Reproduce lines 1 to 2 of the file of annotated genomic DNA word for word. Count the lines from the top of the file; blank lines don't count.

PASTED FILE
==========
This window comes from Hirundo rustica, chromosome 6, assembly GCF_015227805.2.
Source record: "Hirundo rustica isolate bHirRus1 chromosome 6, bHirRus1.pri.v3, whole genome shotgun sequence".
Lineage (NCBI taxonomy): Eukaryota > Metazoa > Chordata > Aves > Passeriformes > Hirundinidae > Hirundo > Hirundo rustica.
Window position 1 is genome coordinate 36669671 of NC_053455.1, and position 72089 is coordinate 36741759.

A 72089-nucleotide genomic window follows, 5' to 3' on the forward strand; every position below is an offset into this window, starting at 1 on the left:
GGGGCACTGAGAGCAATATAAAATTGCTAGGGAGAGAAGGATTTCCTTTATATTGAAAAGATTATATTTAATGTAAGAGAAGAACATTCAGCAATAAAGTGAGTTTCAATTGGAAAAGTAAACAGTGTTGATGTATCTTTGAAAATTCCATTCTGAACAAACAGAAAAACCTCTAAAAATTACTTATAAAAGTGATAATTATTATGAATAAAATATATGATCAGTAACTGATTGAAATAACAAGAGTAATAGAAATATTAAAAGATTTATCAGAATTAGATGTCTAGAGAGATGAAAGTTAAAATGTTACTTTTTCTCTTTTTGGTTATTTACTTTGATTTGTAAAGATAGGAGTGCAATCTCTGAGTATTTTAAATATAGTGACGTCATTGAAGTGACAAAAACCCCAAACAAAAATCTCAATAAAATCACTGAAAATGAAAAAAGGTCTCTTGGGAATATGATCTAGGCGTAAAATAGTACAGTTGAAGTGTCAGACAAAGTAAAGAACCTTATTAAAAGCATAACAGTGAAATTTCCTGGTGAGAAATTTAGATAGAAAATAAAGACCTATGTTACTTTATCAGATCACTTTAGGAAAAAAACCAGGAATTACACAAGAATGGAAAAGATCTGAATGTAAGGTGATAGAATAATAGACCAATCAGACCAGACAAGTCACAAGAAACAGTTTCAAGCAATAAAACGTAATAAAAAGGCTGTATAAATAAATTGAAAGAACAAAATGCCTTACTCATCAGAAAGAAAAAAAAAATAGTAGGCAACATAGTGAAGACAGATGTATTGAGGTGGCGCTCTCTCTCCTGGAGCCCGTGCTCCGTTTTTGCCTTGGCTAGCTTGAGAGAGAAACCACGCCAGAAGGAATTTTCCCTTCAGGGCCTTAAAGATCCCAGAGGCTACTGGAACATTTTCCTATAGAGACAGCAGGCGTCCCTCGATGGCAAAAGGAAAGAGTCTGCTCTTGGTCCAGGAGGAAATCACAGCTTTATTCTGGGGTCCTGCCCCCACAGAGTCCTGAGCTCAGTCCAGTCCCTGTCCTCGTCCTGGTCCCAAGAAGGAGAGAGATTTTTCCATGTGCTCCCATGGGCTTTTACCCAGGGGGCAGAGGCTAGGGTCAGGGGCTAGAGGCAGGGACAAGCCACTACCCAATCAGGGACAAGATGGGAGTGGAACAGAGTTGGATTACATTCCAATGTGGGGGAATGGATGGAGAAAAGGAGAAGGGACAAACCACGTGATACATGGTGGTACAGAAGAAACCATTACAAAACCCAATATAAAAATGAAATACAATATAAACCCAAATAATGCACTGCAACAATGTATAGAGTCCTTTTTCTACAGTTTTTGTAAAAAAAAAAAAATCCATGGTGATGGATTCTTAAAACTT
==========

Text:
This window comes from Hirundo rustica, chromosome 6, assembly GCF_015227805.2.
Source record: "Hirundo rustica isolate bHirRus1 chromosome 6, bHirRus1.pri.v3, whole genome shotgun sequence".